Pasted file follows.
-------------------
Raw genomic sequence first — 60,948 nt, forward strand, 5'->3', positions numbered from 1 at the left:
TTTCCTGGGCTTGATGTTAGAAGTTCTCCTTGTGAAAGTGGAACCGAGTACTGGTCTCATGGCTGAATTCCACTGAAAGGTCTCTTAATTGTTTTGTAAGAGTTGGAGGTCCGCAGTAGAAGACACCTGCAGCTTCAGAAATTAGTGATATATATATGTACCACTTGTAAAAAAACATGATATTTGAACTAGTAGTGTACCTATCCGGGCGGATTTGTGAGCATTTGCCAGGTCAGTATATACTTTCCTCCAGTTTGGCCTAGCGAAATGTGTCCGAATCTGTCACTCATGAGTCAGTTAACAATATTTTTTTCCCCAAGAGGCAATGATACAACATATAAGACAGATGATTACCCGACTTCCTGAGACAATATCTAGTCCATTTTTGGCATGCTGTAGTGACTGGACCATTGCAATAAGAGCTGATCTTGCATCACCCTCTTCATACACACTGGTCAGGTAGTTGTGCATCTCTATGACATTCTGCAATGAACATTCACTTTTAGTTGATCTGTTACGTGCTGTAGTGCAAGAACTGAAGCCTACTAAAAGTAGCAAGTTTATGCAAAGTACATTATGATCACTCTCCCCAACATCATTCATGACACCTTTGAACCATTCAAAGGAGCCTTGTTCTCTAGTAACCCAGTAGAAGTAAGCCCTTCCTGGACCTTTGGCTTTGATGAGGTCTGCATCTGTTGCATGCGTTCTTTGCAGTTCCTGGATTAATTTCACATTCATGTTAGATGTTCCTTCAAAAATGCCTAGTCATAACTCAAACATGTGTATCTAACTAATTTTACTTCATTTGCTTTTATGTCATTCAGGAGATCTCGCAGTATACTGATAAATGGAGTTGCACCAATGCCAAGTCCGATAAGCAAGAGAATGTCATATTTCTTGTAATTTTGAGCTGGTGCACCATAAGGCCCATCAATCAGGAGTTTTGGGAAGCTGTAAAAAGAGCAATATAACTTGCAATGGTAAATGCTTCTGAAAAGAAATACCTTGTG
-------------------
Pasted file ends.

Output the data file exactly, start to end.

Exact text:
Raw genomic sequence first — 60,948 nt, forward strand, 5'->3', positions numbered from 1 at the left:
TTTCCTGGGCTTGATGTTAGAAGTTCTCCTTGTGAAAGTGGAACCGAGTACTGGTCTCATGGCTGAATTCCACTGAAAGGTCTCTTAATTGTTTTGTAAGAGTTGGAGGTCCGCAGTAGAAGACACCTGCAGCTTCAGAAATTAGTGATATATATATGTACCACTTGTAAAAAAACATGATATTTGAACTAGTAGTGTACCTATCCGGGCGGATTTGTGAGCATTTGCCAGGTCAGTATATACTTTCCTCCAGTTTGGCCTAGCGAAATGTGTCCGAATCTGTCACTCATGAGTCAGTTAACAATATTTTTTTCCCCAAGAGGCAATGATACAACATATAAGACAGATGATTACCCGACTTCCTGAGACAATATCTAGTCCATTTTTGGCATGCTGTAGTGACTGGACCATTGCAATAAGAGCTGATCTTGCATCACCCTCTTCATACACACTGGTCAGGTAGTTGTGCATCTCTATGACATTCTGCAATGAACATTCACTTTTAGTTGATCTGTTACGTGCTGTAGTGCAAGAACTGAAGCCTACTAAAAGTAGCAAGTTTATGCAAAGTACATTATGATCACTCTCCCCAACATCATTCATGACACCTTTGAACCATTCAAAGGAGCCTTGTTCTCTAGTAACCCAGTAGAAGTAAGCCCTTCCTGGACCTTTGGCTTTGATGAGGTCTGCATCTGTTGCATGCGTTCTTTGCAGTTCCTGGATTAATTTCACATTCATGTTAGATGTTCCTTCAAAAATGCCTAGTCATAACTCAAACATGTGTATCTAACTAATTTTACTTCATTTGCTTTTATGTCATTCAGGAGATCTCGCAGTATACTGATAAATGGAGTTGCACCAATGCCAAGTCCGATAAGCAAGAGAATGTCATATTTCTTGTAATTTTGAGCTGGTGCACCATAAGGCCCATCAATCAGGAGTTTTGGGAAGCTGTAAAAAGAGCAATATAACTTGCAATGGTAAATGCTTCTGAAAAGAAATACCTTGTG